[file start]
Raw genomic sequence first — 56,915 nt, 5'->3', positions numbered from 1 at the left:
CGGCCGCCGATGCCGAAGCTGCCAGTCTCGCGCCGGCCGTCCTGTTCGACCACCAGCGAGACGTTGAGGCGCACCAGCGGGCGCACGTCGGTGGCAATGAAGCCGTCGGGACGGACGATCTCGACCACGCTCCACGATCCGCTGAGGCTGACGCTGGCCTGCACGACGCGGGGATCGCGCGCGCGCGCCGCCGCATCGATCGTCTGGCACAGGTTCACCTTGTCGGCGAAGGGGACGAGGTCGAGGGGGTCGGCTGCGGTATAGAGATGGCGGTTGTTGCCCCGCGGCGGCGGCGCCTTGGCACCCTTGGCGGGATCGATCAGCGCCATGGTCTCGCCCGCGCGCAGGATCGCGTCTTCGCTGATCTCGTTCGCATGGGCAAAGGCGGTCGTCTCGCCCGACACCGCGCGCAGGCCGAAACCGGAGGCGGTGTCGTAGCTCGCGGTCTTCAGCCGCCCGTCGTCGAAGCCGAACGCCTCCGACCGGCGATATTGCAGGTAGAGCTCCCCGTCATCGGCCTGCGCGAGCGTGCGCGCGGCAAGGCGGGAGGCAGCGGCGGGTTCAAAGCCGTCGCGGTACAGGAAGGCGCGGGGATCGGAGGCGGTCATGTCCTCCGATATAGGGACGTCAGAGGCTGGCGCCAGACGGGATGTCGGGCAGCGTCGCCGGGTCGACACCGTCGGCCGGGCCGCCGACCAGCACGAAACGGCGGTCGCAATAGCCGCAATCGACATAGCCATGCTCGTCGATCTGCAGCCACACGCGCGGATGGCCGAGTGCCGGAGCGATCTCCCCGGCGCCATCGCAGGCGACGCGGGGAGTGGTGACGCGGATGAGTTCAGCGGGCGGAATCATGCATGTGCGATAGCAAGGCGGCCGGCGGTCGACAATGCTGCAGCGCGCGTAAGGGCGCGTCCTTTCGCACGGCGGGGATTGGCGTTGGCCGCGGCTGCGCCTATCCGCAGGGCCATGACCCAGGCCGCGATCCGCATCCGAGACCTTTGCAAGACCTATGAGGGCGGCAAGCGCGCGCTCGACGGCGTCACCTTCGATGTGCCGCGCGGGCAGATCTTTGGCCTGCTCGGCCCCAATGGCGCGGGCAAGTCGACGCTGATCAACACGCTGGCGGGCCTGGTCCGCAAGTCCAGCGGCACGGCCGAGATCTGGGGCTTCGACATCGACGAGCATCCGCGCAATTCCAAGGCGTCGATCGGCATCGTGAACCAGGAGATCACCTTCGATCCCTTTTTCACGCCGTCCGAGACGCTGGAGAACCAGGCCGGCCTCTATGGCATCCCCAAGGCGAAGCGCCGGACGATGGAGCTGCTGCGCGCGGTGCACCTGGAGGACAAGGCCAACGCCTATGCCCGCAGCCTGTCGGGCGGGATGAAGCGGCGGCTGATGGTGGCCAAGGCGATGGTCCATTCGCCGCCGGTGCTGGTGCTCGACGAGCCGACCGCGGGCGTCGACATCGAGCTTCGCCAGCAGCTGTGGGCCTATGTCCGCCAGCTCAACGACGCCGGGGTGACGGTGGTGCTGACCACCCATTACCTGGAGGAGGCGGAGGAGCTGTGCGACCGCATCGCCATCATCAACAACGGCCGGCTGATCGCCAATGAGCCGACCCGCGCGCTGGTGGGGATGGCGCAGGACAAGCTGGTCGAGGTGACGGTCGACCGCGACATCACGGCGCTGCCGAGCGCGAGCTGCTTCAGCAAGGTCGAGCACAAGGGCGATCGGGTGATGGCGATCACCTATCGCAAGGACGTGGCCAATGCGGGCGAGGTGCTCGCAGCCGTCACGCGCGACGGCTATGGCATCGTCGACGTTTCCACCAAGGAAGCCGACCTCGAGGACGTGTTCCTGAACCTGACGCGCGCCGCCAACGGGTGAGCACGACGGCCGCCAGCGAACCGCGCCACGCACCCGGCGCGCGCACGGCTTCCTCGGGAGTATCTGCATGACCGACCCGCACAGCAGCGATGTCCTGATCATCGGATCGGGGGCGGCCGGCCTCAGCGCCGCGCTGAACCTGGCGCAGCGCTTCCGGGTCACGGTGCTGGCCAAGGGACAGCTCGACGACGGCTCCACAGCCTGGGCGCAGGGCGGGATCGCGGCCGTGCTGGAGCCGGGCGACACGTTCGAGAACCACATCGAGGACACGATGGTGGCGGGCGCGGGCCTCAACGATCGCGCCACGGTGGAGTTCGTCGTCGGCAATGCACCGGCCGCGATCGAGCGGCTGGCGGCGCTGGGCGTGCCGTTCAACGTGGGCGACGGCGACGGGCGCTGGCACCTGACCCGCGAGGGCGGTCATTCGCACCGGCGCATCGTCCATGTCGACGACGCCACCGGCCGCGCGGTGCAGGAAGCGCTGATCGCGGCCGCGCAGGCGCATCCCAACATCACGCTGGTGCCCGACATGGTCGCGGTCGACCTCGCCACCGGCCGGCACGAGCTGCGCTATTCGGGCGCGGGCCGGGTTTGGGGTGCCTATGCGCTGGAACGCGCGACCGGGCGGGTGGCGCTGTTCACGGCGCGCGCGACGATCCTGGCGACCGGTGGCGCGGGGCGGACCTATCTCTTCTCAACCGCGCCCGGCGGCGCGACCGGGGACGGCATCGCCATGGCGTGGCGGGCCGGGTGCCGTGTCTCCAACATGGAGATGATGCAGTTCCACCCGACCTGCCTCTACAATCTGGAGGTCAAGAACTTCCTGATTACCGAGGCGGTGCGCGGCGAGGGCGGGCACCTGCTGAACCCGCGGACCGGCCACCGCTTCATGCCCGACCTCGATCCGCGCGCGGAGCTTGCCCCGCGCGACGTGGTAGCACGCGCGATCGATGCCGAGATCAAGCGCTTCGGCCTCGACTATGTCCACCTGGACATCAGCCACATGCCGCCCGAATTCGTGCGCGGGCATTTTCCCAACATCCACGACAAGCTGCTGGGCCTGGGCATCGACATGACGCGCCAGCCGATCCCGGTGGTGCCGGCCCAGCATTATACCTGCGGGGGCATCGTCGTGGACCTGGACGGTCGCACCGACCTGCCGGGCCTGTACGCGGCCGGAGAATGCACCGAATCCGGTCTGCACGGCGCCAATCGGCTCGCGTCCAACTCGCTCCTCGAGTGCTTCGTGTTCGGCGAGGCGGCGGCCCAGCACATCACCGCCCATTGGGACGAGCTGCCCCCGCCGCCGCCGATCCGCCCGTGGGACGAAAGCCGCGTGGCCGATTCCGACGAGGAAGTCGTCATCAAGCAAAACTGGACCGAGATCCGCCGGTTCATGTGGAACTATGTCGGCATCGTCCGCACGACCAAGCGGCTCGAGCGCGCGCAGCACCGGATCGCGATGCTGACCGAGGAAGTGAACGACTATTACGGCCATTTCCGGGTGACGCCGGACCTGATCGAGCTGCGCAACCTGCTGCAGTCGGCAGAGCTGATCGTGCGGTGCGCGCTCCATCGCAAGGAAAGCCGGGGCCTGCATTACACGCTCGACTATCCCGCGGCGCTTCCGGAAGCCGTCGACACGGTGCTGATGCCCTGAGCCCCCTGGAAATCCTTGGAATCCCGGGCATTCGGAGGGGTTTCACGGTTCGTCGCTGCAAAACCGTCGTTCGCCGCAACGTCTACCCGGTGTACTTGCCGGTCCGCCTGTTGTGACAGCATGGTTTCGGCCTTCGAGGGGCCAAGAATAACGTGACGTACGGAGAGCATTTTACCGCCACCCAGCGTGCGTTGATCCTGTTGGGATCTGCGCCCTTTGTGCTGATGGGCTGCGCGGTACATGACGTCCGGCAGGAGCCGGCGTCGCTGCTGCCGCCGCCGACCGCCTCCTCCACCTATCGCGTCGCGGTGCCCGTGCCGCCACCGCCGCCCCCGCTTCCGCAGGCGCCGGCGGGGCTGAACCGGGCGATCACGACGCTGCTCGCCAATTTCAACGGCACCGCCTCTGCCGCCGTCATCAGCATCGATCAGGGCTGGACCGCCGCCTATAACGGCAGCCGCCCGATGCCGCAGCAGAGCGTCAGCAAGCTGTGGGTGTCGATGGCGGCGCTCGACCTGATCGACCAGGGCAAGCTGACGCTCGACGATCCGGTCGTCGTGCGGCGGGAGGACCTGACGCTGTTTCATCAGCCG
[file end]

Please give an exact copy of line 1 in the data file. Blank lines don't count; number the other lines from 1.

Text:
Raw genomic sequence first — 56,915 nt, 5'->3', positions numbered from 1 at the left: